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For a business to advance from stage 1 to stage 2, the business requires that the role of the Oracle be supported or replaced by a business development person. I refer to this new leader as the “General.” In our McDonald’s example from a previous post, it was a guy by the name of Ray Kroc.
Ray Kroc bought the business from the McDonald brothers and took McDonald’s from stage 1 to stage 2. This cycle continues to repeat itself over and over for any business that continues to grow and evolve past basic survival mode.
Thomas Edison was an Oracle. By himself, Edison invented many things. However, he was not capable of growing his inventions into a really profitable business. Edison didn’t have the desire or skills to take his ideas beyond a stage 1 business and was always looking for funds to continue his research. It took the likes of JP Morgan, a General, to take Edison’s ideas and turn them into the company we know today as GE.
Sometimes the Oracle acquires the skills of the General, such as with the case of Henry Ford and JD Rockefeller. However, this is less common in more modern times.
Frequently, the Oracle and General get paired up early in a company’s lifecycle based on the perceived strength and weaknesses of the founders. For example, Stephen Wozniak was the Oracle and Steve Jobs was the General for Apple. Bill Hewlett was the Oracle and David Packard was the General for the Hewlett-Packard Company. Paul Allen was the Oracle and Bill Gates was the General for Microsoft. You get the picture.
For many stage 1 businesses, the Oracle sells either all or most of their business after they reach the limit of their skills. The business is then acquired by the General.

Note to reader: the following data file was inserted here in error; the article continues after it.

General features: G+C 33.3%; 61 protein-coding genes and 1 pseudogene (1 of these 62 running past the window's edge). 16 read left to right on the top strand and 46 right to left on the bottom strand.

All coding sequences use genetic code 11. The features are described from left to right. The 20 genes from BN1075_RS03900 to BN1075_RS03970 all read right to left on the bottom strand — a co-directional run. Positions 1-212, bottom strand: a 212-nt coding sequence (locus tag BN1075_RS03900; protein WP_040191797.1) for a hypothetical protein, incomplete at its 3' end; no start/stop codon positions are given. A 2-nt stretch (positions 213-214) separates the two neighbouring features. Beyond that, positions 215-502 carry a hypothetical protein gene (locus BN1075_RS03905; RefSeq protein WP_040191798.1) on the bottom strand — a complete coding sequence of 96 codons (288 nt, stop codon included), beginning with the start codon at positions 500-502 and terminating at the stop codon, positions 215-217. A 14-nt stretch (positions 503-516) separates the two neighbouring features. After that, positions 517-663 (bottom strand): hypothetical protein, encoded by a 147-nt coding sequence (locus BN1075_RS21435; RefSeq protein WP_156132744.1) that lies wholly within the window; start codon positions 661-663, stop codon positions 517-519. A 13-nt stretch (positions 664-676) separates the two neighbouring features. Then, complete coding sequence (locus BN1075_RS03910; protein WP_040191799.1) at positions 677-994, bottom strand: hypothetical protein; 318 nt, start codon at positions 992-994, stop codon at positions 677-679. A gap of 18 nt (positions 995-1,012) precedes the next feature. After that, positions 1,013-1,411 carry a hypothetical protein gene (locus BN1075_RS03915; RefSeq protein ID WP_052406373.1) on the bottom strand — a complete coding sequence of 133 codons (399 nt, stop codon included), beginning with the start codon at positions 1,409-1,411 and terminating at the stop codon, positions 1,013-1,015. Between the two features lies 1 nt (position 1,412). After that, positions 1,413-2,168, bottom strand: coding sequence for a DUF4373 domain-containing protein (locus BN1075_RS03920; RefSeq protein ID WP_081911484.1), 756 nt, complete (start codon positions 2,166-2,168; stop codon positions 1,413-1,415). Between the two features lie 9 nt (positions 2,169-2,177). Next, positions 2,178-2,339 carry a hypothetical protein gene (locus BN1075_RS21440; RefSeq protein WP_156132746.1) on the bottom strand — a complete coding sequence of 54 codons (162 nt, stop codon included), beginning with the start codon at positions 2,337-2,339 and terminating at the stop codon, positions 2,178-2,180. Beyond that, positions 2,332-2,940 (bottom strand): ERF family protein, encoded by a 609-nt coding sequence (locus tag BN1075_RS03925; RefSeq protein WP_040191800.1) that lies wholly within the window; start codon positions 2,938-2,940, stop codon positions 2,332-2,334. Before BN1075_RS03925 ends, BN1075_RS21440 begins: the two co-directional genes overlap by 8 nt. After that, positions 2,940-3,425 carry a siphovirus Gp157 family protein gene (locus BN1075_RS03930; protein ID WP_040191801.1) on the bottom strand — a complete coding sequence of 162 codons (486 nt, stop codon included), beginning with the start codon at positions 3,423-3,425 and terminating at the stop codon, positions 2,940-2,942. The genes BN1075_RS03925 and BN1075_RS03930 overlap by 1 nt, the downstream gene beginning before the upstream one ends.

For the General, expansion is the name of the game. For the General, their mission is clear and urgent. They like being in charge and making decisions. The General is often accused of being authoritarian and not consulting others before making a decision. They have little patience for planning and administrative tasks. The business General, like their military counterpart, have undying loyalty from their followers based on their “take no prisoners” attitude.
However, while Generals are charismatic leaders, they are so focused on moving forward there is no time for any kind of succession planning. When business Generals die or move on, their businesses often collapse without their leadership. No one is there to pick up the flag after they are gone.
Generals are motivated by a single goal and hard-wired to excel during periods of crisis. However, when the objective is achieved, they fail to recognize or rise to subsequent challenges. At this point, stage 2 has often gone as far as it can go and the General needs to be replaced to move to stage 3.
Are you a General of a stage 2 company?
Next post in the Series: Stage 3: The Athletes and Performers of Business